On Aug. 26, 1920, the 19th Amendment to the United States Constitution was declared the law of the land, having been ratified by the required 36 states.
“The right of citizens of the United States to vote shall not be denied or abridged by the United States or by any State on account of sex.”
In honor of this anniversary, Carroll will participate in a statewide bell ringing at noon on August 26.
The 19th Amendment was the result of a lengthy suffrage movement in the U.S., spearheaded by women such as Theodora Youmans, an 1880 Carroll graduate.
She was born Theodora Winton, in Ashippun, a small town just north of Oconomowoc, in 1865, during the Civil War. Theodora’s father was a shopkeeper and postmaster, her mother a former teacher. When she was a child, the family moved to Prospect Hill, in what is now New Berlin, closer to Carroll Academy, where the young Theodora enrolled.
From accounts of her life, it would appear she had a keen curiosity and a sturdy independent streak. Her father’s role as postmaster introduced her to the subject of politics; her mother’s guidance developed her writing abilities. Those two interests brought her to the Waukesha Freeman. A year after graduation, she wrote a series of articles for the newspaper describing her solo journeys through the Northwoods of Wisconsin and in 1887, began penning a “Woman’s World” column for the Freeman.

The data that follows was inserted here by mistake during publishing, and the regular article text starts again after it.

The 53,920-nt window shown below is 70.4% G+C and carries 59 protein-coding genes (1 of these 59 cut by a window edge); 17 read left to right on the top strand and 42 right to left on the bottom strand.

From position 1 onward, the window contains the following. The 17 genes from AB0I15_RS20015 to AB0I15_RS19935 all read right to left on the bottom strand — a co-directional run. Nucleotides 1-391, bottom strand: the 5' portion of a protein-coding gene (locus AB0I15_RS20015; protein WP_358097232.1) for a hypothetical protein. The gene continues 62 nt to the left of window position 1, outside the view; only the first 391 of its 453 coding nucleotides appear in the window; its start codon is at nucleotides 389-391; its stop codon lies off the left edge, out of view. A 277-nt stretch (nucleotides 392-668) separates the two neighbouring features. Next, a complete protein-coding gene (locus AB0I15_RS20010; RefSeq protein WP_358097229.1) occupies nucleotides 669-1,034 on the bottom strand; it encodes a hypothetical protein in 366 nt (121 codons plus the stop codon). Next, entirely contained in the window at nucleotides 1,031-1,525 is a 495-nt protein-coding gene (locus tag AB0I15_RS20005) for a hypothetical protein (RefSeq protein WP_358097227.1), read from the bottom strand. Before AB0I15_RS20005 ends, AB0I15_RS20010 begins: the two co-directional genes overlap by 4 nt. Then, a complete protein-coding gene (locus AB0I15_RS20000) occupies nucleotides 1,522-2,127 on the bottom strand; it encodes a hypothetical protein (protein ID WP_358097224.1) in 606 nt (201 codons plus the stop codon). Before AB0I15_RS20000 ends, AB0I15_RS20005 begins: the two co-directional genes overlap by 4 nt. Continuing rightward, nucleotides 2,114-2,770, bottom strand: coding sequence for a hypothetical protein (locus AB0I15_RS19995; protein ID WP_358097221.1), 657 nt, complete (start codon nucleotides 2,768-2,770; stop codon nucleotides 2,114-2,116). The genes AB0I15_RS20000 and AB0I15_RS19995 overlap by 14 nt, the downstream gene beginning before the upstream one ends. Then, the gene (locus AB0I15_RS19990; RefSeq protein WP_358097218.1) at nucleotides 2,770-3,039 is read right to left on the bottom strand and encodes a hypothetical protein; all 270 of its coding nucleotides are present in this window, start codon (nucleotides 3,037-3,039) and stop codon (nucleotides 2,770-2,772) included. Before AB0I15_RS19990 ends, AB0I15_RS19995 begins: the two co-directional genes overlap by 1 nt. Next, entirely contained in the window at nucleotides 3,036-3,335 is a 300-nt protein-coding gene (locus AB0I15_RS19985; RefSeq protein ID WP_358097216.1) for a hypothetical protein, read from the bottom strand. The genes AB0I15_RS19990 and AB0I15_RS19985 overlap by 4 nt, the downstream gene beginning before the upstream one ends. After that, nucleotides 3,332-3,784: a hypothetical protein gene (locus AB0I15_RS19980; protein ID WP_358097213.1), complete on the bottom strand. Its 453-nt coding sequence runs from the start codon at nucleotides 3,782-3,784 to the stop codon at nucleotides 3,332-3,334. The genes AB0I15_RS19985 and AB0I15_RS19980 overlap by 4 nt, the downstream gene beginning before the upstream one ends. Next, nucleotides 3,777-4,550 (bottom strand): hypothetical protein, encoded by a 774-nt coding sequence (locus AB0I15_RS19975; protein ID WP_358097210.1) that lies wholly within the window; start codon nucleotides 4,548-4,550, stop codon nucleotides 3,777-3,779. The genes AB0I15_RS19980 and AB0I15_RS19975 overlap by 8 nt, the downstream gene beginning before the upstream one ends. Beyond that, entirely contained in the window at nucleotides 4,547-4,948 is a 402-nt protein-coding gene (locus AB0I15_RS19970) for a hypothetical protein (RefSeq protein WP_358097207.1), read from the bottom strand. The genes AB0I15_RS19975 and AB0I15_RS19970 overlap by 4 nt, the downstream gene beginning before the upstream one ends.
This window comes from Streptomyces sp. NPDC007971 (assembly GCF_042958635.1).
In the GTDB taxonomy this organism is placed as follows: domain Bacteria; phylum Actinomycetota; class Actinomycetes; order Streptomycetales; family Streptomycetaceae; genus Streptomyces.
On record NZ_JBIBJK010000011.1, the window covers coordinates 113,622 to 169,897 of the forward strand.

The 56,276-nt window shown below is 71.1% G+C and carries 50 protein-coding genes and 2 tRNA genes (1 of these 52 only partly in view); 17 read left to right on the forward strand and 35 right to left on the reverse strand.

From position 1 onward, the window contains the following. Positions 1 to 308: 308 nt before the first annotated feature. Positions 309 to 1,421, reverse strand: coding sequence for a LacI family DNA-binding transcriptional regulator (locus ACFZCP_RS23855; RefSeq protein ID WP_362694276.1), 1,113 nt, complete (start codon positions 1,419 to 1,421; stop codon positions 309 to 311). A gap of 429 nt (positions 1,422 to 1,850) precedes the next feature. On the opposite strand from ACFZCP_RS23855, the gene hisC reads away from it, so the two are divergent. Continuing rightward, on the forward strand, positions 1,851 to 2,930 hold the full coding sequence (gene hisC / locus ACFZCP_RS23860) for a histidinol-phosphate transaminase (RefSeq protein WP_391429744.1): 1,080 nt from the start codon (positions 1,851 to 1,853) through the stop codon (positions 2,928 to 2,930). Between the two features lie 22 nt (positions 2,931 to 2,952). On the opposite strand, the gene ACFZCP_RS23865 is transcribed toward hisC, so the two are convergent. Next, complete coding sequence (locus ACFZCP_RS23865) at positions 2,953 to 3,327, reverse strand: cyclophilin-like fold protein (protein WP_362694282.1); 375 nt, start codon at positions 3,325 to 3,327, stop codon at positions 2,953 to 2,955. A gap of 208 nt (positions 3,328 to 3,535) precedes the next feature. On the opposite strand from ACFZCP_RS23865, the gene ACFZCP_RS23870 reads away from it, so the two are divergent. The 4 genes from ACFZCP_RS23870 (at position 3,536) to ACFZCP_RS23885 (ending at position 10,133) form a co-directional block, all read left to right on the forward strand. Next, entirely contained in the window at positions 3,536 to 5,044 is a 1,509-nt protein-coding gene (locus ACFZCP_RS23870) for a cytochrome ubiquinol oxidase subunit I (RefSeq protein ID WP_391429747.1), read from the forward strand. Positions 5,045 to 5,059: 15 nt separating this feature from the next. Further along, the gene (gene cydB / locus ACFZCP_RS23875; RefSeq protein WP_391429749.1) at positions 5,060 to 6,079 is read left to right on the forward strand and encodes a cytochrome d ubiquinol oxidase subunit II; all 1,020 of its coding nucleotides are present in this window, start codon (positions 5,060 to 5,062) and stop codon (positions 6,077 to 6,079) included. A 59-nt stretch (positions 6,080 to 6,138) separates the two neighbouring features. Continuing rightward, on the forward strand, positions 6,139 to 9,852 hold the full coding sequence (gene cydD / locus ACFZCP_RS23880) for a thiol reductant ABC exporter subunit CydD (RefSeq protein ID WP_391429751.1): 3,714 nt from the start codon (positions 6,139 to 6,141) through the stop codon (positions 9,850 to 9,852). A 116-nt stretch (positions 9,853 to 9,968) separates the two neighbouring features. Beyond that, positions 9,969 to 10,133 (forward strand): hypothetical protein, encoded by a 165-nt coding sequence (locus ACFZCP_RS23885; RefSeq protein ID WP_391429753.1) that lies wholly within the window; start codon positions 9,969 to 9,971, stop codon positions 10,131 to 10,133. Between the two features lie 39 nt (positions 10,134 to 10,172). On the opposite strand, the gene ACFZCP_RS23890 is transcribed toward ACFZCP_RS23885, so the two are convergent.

In her view, just about anything was fodder for a woman’s world, but her interest in politics often came to the forefront. Her relation to the Freeman grew, first through marriage to the paper’s publisher, Henry Mott Youmans, in 1889 and then by becoming the paper’s associate editor the following year.
Over the years, Theodora grew steadily more involved in civic life, serving on numerous boards and organizations across the state and, in the 1900s, began advocating for suffrage. She joined the Political Equality League and launched a suffrage column in the Freeman, which she mailed to newspapers across the nation. A tireless advocate, she became president of the Political Equality League in 1913 and continued the fight until women were granted the right to vote. Wisconsin, her home state, was the first to ratify, on June 10, 1919.
It’s important to note that the 19th Amendment did not automatically extend the right to vote to all women. Many women across the country, particularly women of color, still faced numerous obstacles on their journey to the voting booth. It would take the Civil Rights Act of 1964 to prohibit practices across the country that had served to limit a universal right to vote.